A burning ring of fire!

Title: Fire Pro Wrestling World
Platform: PC, PlayStation 4 (Reviewed)
Developer: Spike Chunsoft Co.
Publisher: Spike Chunsoft Co.
PC £25/$30
PS4 £45/$50
Release date: Out Now
TL;DR: 90s styled retro wrestling game from Japan.
Family Focus?: Click here for more information

Put your dumbells down it’s time to use your hulking muscles for something else – stretch the thumbs and limber-up because you’re getting in the ring to defeat the many wrestlers on the roster for the New Japan Pro Wrestling circuit.

If you’re looking for something different than the usual churned out WWE franchise titles, then this throwback to 90s retro wrestling could be just the game for you. Although it looks like a game set in the past – don’t let the big hair and whacky costumes of the wrestlers’ fool you. Inspired by the series from 1989, Fire Pro Wrestling World delivers the original retro feel yet has all the bells and whistles of what you’d expect from a game released in 2018.

Wrestlers doing the flashy ring walk-on.

Using 2D pixelated graphics for the wrestlers and arenas, I found the game ran really smoothly and definitely harkened back to those Megadrive days. Animations are fun and the options for customisation when creating your wrestlers or arenas are plenty, there are almost too many options to choose from, but that’s a good thing.

There are a lot of feature modes in Fire Pro Wrestling World; Offline Play, which includes all of the wrestling standards you would expect – like Exhibition matches, Tournaments, Leagues, Battle Royal, and Mission Mode. Online Play gives you the chance to match up against a human opponent in quick or custom matches and finally Fighting Road, which is a story mode that uses a photo-story to animate wrestlers into a narrative campaign of how a new wrestler navigates the trials and tribulations of the wrestling world.

Leaping from the top rope to land a devastating elbow.

You can spend hours tweaking and editing your character, referee, and arena, but once you’ve traversed the minefield of menus you’re able to actually get down to some wrestling. Now, this is where it gets interesting; I wasn’t expecting there to be so little in the way of a tutorial, or even some on-screen hints when starting out. The only Heads-Up-Display (HUD) on the screen is a match timer in the bottom left, everything is based on visual queues, you have to look at what your wrestler or opponent is doing to gauge what to do next or whether you need to recoup some energy or just breath.

The fighting feels clunky at first, almost like you have no control over what’s happening in the ring. Whilst ambling around the 2D arena I kept pausing to look at the moves-menu as there were far too many moves to commit to memory; but after a while of getting thrown about, things started to get a little more comfortable as the controls became more familiar.

Having to cage these brutes in.

Controls are fairly simple, with button attacks more akin to a fighting game. All attacks are split into a light, medium, or big attacks, and the type of attack is further influenced by your position in relation to your opponent. To instigate all manoeuvres you must enter into a clinch with the musclebound bro, and using correct timing, pull off your move. Then use an attack in combination with a direction and you have your first basic attack, at this point, you can string small combo’s together and go for the head or legs of the floored wrestler and whittle down their energy until you are able to go for a submission hold.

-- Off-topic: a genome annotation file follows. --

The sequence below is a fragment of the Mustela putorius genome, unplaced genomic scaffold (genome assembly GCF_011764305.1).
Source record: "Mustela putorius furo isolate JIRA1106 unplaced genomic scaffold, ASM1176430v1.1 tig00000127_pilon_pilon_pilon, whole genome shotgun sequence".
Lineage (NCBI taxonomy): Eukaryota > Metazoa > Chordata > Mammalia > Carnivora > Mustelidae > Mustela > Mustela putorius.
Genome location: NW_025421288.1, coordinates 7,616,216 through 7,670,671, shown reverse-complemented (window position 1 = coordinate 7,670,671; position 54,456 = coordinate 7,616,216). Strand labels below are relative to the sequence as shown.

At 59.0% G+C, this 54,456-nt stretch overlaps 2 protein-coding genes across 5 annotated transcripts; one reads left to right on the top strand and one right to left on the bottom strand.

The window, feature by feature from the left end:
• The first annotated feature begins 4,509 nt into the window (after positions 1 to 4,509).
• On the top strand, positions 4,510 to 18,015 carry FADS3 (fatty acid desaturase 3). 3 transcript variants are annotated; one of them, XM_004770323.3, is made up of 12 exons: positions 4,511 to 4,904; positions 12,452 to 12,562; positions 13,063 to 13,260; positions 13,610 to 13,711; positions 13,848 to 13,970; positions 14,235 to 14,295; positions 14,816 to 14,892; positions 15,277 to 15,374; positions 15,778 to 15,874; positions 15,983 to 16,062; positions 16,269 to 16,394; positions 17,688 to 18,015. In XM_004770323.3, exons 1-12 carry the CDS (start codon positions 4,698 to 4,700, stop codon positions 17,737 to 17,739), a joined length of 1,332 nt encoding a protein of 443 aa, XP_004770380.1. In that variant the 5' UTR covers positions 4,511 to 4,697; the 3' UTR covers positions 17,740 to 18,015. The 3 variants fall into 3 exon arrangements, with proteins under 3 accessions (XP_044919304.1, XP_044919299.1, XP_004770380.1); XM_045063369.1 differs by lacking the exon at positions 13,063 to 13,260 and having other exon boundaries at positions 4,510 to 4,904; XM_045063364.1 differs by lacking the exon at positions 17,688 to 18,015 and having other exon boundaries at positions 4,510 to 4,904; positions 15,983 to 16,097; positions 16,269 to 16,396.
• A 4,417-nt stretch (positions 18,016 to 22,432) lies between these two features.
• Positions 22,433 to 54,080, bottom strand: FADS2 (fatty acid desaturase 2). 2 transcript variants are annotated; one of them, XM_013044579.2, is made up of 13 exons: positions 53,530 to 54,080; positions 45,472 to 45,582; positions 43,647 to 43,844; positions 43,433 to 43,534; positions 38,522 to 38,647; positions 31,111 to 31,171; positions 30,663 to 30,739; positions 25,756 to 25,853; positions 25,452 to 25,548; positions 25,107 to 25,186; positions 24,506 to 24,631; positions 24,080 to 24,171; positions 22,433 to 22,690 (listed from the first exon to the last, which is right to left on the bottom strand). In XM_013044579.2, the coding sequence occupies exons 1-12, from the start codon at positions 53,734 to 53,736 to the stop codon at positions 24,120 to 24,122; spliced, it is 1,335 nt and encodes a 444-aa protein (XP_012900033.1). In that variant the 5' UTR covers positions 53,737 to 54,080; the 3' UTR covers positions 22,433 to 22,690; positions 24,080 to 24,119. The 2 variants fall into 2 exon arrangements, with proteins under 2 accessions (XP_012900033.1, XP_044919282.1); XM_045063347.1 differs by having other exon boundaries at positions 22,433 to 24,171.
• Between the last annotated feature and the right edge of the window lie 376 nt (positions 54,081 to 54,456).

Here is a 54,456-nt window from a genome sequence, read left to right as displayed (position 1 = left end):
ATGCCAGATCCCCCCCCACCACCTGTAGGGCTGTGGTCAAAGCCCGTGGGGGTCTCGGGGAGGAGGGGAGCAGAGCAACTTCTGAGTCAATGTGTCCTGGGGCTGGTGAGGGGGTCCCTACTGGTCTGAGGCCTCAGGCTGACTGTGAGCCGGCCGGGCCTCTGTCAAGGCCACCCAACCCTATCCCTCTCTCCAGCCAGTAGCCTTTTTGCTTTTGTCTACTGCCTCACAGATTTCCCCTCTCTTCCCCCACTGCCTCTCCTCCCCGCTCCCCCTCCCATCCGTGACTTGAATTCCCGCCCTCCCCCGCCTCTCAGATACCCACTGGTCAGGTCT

After a while, you do start to get the hang of the combat timing, but there is such a short margin for error that fights can just get amazingly frustrating. It’s only through constant practice that attack timings become second nature; I would heartily advise playing through Mission Mode before attempting anything else, as it operates as a great tutorial, and gives you the opportunity to master your moves.

In-game moves menu is a must to learn the ropes.

Online matches extend the longevity of Fire Pro Wrestling World even further, however, I sucked badly and had nowhere near as much skill as my early opponents which meant I had to go back to the ring to get some more training in before I ventured back out into the online wilderness.

Overall I enjoyed my excursion on Fire Pro Wrestling World, I’m not a wrestling fan so have no knowledge whatsoever of the Japanese Wrestling scene or WWE for that matter, and therefore treated the game as more of a beat-em-up than a wrestling sim. I have played a fair few WWE games in previous years and I feel this game falls into a similar category of – if you love wrestling – then you will enjoy this game more. The game is a lot deeper than you would expect from initial appearances, with the ability to customise almost everything so that was a welcome surprise and somewhat of a relief for what seems a fairly high retail price for the PlayStation version of the game.

The many modes of Fire Pro Wrestling.

The Good

  • Lots of features and game modes.
  • Retro aesthetics.
  • Easy to play, hard to master.

The Bad

  • Repetive and somewhat annoying theme music.
  • Cluttered menu system.
  • To much reliance on a miniscule timing window to instigate all moves.

Family Focus

ESRB: No Rating as of this review. PEGI: No Rating as of this review.

Disclaimer: This review is based on a retail build of the game provided by the publisher for the purposes of this review.